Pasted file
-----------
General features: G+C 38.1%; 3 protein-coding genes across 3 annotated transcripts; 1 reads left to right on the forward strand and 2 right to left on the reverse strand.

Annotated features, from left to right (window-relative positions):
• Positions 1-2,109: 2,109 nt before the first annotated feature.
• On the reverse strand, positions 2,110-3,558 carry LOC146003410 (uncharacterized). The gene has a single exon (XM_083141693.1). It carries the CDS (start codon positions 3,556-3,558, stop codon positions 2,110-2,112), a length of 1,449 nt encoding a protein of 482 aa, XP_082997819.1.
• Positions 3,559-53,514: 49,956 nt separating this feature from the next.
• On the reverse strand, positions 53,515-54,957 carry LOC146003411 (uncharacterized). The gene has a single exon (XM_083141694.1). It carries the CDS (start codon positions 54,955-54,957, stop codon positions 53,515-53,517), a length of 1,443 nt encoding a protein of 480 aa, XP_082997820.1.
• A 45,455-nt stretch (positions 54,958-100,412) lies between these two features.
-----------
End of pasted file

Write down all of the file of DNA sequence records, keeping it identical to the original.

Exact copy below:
General features: G+C 38.1%; 3 protein-coding genes across 3 annotated transcripts; 1 reads left to right on the forward strand and 2 right to left on the reverse strand.

Annotated features, from left to right (window-relative positions):
• Positions 1-2,109: 2,109 nt before the first annotated feature.
• On the reverse strand, positions 2,110-3,558 carry LOC146003410 (uncharacterized). The gene has a single exon (XM_083141693.1). It carries the CDS (start codon positions 3,556-3,558, stop codon positions 2,110-2,112), a length of 1,449 nt encoding a protein of 482 aa, XP_082997819.1.
• Positions 3,559-53,514: 49,956 nt separating this feature from the next.
• On the reverse strand, positions 53,515-54,957 carry LOC146003411 (uncharacterized). The gene has a single exon (XM_083141694.1). It carries the CDS (start codon positions 54,955-54,957, stop codon positions 53,515-53,517), a length of 1,443 nt encoding a protein of 480 aa, XP_082997820.1.
• A 45,455-nt stretch (positions 54,958-100,412) lies between these two features.